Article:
Spinal Cerebrospinal Fluid Leak as the Cause of Chronic Subdural Hematomas in Young Patients
Aim: The etiology of chronic subdural hematoma (cSDH) in non-geriatric patients (≤60 years) often remains unclear. The primary objective of this study was to identify spinal cerebrospinal fluid (CSF) leaks in young patients with the hypothesis that spinal CSF leaks are causally related to cSDH.
Methods: All consecutive patients 60 years of age or younger who were operated upon for cSDH from Sept. 2009 to April 2011 were included in this prospective cohort study. The patient workup included an extended search for a spinal CSF leak using a systematic algorithm: magnetic resonance (MR) imaging of the spinal axis with or without intrathecal contrast application, myelography/fluoroscopy, and postmyelography CT scanning. Spinal pathologies were classified according to direct proof of CSF outflow from intra- to extrathecal space, presence of extrathecal fluid accumulation, presence of spinal meningeal cysts, or no pathological findings. The primary outcome was the proof of a CSF leak.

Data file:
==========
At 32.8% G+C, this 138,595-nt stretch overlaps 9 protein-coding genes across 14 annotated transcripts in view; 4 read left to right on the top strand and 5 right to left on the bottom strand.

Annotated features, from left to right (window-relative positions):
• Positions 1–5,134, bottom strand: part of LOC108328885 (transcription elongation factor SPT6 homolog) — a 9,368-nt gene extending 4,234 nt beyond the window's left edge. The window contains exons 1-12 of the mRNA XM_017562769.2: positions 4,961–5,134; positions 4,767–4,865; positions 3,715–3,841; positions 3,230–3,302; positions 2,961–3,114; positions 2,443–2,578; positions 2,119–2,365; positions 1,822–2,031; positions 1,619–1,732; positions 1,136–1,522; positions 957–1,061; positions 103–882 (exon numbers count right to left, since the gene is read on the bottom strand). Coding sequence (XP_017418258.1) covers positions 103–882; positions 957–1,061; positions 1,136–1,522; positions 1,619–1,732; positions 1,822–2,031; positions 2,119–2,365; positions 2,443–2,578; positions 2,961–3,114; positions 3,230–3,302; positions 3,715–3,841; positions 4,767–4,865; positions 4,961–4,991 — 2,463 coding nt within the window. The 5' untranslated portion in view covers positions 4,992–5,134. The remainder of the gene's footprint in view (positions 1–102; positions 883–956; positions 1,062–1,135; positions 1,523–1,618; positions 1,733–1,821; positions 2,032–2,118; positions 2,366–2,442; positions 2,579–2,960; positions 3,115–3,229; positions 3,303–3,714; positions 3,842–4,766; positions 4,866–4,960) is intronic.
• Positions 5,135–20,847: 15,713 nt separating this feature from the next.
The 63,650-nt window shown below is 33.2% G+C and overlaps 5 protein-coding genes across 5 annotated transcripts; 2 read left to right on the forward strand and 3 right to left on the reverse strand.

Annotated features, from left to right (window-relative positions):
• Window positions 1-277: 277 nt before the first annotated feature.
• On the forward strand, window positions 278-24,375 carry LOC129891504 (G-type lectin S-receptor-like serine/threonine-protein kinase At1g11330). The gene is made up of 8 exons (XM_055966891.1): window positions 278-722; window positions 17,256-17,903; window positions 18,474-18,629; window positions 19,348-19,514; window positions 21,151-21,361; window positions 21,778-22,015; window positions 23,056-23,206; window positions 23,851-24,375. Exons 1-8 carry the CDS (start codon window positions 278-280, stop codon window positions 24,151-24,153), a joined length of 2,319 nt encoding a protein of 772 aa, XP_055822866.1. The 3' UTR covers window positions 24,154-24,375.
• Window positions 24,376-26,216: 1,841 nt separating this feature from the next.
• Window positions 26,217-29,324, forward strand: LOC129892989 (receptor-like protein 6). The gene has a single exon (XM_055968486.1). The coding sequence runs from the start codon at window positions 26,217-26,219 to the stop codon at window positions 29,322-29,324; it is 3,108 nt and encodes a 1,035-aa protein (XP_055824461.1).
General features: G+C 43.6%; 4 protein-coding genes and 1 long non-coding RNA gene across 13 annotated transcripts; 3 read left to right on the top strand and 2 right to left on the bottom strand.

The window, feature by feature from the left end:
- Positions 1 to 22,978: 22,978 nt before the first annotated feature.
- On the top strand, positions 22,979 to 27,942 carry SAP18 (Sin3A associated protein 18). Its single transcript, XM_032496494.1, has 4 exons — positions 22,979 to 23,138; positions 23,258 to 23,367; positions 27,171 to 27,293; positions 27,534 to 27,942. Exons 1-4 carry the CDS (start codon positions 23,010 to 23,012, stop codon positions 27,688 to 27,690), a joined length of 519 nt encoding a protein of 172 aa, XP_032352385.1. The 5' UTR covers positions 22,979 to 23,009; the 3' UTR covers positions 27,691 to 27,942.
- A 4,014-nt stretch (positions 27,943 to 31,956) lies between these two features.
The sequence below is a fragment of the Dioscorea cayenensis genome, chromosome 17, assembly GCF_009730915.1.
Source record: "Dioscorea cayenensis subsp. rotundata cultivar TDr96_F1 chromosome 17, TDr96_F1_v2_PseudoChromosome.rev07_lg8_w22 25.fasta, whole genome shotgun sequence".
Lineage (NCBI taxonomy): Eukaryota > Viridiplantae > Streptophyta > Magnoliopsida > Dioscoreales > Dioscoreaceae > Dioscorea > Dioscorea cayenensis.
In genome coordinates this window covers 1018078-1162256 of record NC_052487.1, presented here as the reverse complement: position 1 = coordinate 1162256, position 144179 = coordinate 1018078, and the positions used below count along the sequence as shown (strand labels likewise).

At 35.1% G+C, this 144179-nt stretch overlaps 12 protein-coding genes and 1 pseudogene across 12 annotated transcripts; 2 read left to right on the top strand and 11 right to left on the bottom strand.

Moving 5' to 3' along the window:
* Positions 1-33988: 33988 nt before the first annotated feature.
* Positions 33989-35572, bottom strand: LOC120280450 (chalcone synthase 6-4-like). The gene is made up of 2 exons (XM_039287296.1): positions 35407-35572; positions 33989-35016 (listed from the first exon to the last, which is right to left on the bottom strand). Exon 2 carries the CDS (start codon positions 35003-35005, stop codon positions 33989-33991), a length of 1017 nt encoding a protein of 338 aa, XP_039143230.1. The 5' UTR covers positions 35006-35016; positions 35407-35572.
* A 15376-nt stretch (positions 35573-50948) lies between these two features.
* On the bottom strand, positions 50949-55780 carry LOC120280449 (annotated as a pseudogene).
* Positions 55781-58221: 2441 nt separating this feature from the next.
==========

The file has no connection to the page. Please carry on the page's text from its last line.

Results: Twenty-seven patients (mean age ± SD: 49.6 ± 9.2 years) were operated upon for cSDH. Hematomas were unilateral in 20 and bilateral in seven. In seven of 27 patients (25.9%) spinal CSF leakage was proven, in nine (33.3%) patients spinal meningeal cysts in the cervico-thoracic region were found, and three (11.1%) had spinal cysts in the sacral region. The remaining eight (29.6%) patients showed no pathological findings.
Conclusions: The direct proof of spinal CSF leakage in 25.9% of patients suggests that spinal CSF leaks may be a frequent cause of non-geriatric cSDH.